You can roll over any unsued date to the next month. At £1.49 a month, it doesn't cost a lot, but it is more than free. You can roll over up to 500MB of unused data per month, and store a total of 20GB of roll over data in all.
You can share data with friends and family, but only if they're on FreedomPop. You can sign up to receive usage alerts so that you won't incur any additional charges, and you can be assigned a virtual international phone number so people in other countries can call you for free.
https://www.freedompop.com/uk takes to to a place where you can select the type of Sim you want and buy it for about a fiver.
Claimed benfits include:
However there are things to note:
There be confusion in the shires as people receive "Password Incorrect" errors when the password has been held in the mail client (Windows Live Mail, Outlook, Thunderbird, 3rd party email apps on Android devices etc.) unchanged for years. This causes folks to think their account has been hacked so they change the password; but woa - the same error message pops up again ! What's that about ?
The security minded people who run Gmail unilaterally decided that the old way of authenticating: passing your username and password in unencrypted form, is too insecure for comfort. So rather than setting an appropriate error message they chose to frighten folks with a cryptic puzzler.
This only applies with mail clients using the older 'basic' authentication methods such as those above; clients using OAuth 2.0 will not suffer so. What's to be done ? There are three possible solutions.
It's been publicly available for a few months and in public beta test for several before that so all the teething troubles that are going to be found and removed probably have been. So should you upgrade ?
If you are reasonably competent with administering your computer then I suggest you should as the benefits are certainly worth having. There are, however, a few points to follow before the upgrade to save yourself a pile of pain.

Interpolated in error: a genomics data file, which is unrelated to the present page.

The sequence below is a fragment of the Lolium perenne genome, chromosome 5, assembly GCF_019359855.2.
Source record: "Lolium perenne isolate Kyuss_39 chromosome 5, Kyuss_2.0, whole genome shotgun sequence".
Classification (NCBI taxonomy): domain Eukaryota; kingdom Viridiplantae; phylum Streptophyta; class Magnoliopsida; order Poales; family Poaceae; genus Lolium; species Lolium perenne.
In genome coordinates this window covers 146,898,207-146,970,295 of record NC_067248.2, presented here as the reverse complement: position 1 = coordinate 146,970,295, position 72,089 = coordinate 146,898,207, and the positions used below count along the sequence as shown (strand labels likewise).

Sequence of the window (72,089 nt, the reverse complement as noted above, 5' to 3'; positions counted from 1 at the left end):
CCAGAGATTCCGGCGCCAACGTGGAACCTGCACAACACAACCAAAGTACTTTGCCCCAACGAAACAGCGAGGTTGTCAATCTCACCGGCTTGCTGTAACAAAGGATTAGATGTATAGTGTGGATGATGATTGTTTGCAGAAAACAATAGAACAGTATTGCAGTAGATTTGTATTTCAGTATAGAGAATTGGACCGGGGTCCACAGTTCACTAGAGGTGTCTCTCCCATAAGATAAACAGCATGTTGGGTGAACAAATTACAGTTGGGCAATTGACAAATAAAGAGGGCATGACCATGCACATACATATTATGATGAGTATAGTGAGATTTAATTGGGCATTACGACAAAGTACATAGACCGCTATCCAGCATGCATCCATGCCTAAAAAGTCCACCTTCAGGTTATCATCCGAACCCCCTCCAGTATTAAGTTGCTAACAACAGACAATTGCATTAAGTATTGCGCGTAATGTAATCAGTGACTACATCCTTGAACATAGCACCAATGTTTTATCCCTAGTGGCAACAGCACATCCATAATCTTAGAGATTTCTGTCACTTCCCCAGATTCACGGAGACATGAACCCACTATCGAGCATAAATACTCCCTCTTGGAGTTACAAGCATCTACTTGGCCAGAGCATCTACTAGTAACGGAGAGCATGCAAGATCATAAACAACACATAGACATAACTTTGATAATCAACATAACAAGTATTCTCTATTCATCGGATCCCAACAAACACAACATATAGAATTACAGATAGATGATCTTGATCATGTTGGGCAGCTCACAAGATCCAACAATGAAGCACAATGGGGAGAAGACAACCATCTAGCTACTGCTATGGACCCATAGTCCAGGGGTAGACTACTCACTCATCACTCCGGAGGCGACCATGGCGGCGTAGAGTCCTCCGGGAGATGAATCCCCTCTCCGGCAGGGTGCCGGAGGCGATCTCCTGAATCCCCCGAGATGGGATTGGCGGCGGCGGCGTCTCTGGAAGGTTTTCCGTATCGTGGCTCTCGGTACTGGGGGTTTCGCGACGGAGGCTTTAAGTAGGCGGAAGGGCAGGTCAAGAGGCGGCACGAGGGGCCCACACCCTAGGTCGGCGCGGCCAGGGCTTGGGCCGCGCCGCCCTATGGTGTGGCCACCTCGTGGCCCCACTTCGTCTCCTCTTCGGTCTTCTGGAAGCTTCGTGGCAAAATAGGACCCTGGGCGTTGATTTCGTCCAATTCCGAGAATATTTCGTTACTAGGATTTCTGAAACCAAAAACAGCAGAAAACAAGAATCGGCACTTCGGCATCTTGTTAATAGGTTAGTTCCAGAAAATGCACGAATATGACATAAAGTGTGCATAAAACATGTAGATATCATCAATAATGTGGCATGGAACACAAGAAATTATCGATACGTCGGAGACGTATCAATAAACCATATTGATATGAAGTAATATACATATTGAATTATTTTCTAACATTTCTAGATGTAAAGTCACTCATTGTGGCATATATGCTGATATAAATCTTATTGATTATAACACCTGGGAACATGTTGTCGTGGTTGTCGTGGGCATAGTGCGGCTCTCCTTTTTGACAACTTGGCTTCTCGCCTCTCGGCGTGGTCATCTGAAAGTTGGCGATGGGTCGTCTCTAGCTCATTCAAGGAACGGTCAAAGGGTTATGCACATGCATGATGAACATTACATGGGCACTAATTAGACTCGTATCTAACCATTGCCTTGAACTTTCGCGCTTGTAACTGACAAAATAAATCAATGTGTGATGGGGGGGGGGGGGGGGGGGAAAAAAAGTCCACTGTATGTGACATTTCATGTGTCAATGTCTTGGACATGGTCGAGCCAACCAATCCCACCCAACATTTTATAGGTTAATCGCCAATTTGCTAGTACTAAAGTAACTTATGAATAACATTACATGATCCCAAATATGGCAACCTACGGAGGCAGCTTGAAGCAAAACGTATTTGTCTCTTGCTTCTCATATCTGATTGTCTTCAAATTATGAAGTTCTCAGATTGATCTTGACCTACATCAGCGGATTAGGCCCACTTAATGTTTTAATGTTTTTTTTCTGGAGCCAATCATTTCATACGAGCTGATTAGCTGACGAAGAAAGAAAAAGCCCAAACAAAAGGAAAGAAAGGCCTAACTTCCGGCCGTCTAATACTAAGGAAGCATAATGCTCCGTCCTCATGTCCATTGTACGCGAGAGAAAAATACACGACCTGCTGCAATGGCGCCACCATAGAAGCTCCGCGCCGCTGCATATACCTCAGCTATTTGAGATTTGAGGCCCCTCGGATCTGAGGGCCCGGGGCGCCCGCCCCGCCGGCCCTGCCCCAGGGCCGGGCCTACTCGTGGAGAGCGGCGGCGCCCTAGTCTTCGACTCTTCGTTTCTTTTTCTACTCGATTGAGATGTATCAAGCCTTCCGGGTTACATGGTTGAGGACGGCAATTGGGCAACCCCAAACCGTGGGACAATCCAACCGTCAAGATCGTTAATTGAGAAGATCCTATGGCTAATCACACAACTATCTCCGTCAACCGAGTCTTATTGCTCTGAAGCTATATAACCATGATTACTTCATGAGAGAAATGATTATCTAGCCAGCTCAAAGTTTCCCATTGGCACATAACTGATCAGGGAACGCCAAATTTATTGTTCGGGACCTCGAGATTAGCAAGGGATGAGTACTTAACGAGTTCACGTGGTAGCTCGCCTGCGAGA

Now you're ready to kick off the upgrade. Make sure the power cable is connected and if possible, provide a wired internet connection to speed things along. There are a couple of screens to go through but after 5 - 10 minutes you are ready to get on with something else and pop back in 2 to 3 hours depending on the speed of your computer and the internet connection. After the task is complete you have a few post upgrade tasks to complete.
Now you're ready to check out the new features and have some fun with them. Note that to get anything from the Windows Store - even the free apps - you will need a Microsoft account. This is also necessary to make use of the (free) 15GB OneDrive storage that can be used for sharing photos etc. You can use your existing email address to do this.
There will be a new app installed called 'getting started', this is an introduction to the new features of Windows 10 and certainly worth a gander.
Having now installed Windows 10 several times a few gotchas and tips are ready to leave my fingertips. Things normally (anecdotally 85% of the time) go well but I have personally encountered several failed installs so it is essential to take an image of your system partition before you begin.
These are just the issues I have personally encountered. The forums are full of other problems that some people have bumped up against. However, as time goes by it is expected that Microsoft will address these issues by way of updates. It is probably wise to ensure you have a clean system before you start by following the process described in an earier blog.